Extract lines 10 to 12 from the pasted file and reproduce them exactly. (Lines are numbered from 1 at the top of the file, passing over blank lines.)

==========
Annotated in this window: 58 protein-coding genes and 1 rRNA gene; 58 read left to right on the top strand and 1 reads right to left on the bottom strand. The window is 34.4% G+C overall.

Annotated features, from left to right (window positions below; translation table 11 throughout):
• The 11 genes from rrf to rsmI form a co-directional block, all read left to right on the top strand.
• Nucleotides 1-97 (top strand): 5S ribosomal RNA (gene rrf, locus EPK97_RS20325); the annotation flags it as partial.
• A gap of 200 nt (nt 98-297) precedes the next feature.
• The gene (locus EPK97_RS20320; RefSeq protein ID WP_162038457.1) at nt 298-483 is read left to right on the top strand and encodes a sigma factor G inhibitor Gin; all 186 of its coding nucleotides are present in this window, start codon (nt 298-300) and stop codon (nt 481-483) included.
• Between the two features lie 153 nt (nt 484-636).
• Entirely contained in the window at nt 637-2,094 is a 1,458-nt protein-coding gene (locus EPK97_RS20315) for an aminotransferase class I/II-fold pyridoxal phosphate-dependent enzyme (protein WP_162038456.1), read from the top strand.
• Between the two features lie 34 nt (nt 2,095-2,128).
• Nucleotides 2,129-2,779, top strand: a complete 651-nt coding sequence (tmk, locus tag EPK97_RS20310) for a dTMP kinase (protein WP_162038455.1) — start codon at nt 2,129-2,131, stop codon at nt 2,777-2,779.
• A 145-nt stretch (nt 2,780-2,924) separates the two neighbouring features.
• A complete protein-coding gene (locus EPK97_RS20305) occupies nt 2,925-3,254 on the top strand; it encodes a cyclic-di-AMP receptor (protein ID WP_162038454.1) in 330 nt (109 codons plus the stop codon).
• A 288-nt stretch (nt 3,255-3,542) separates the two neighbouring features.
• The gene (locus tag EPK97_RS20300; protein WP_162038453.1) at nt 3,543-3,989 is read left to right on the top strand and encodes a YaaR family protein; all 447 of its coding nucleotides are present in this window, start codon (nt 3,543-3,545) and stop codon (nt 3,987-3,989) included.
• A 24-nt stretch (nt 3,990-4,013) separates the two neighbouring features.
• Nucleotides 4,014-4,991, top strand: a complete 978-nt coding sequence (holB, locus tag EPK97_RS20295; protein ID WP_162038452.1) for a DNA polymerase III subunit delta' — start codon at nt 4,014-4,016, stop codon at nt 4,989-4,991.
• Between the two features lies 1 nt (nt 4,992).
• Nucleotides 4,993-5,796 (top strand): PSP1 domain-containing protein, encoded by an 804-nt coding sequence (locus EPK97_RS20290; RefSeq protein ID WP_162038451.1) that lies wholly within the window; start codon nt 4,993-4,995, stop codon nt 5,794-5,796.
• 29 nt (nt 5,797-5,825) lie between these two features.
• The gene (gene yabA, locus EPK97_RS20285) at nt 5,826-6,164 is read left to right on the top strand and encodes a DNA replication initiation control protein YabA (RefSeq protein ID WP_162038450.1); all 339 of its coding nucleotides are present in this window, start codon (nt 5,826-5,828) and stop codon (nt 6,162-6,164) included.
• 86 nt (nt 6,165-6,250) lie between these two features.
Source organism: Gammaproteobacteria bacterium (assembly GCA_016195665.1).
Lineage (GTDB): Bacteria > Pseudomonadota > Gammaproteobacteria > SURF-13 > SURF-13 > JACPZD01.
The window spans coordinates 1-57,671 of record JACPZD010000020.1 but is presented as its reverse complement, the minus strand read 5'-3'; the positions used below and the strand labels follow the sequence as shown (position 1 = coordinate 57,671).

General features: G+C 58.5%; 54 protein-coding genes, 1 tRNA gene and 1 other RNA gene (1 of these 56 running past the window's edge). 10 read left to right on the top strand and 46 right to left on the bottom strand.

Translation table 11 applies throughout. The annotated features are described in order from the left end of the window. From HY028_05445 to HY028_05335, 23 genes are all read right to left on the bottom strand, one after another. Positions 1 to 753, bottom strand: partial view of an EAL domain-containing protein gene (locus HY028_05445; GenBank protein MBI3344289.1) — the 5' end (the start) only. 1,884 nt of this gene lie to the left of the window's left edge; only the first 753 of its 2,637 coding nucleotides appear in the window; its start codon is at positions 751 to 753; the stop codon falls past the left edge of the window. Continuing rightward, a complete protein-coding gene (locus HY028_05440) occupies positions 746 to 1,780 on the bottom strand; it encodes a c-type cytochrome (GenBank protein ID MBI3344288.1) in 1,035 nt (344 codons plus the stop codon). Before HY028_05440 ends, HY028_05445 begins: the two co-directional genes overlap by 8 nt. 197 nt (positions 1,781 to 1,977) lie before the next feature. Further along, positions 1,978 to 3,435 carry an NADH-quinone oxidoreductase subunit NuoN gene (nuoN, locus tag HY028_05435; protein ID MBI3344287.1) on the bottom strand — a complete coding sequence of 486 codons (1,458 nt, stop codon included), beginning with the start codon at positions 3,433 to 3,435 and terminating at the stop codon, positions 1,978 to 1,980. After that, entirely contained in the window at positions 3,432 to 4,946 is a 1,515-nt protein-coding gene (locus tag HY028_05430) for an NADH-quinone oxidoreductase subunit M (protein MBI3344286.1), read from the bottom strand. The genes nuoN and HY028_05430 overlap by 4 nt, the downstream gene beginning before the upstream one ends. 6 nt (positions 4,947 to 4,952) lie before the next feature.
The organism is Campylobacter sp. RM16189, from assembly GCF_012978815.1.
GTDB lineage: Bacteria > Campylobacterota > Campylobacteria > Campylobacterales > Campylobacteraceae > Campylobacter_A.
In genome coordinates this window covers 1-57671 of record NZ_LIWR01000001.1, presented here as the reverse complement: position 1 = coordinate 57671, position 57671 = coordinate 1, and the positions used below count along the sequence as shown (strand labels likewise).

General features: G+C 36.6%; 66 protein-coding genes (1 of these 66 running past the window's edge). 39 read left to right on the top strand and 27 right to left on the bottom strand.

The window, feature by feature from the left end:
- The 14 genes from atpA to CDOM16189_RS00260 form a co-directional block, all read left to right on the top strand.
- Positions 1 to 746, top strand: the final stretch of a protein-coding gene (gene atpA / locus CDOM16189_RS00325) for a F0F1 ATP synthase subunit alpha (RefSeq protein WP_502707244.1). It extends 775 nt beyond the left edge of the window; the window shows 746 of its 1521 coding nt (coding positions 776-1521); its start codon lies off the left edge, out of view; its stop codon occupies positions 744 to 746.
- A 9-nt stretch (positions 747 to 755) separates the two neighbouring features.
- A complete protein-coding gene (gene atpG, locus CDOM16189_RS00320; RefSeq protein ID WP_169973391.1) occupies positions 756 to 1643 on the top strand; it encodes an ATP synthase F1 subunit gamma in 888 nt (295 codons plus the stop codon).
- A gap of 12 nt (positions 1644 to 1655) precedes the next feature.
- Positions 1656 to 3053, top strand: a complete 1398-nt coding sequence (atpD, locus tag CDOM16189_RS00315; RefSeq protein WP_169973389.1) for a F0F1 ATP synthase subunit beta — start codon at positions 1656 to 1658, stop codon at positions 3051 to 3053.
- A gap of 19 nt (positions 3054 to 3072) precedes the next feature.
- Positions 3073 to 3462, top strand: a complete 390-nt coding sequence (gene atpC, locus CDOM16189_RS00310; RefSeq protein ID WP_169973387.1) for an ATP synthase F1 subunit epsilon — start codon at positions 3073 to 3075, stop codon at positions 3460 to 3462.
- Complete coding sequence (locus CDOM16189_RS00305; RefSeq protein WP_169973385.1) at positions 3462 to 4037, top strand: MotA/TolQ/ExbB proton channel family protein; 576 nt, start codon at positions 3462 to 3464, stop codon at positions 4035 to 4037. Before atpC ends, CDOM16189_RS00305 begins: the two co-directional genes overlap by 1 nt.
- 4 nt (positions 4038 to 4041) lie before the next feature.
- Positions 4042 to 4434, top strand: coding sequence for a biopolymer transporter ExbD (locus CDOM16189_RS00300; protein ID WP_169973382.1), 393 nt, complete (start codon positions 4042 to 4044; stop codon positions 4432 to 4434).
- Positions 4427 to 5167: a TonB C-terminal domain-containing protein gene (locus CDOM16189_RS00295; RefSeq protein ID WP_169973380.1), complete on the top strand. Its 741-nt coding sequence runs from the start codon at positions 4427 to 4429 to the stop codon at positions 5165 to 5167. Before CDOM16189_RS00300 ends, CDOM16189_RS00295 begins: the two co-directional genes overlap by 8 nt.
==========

• Nucleotides 2,129-2,779, top strand: a complete 651-nt coding sequence (tmk, locus tag EPK97_RS20310) for a dTMP kinase (protein WP_162038455.1) — start codon at nt 2,129-2,131, stop codon at nt 2,777-2,779.
• A 145-nt stretch (nt 2,780-2,924) separates the two neighbouring features.
• A complete protein-coding gene (locus EPK97_RS20305) occupies nt 2,925-3,254 on the top strand; it encodes a cyclic-di-AMP receptor (protein ID WP_162038454.1) in 330 nt (109 codons plus the stop codon).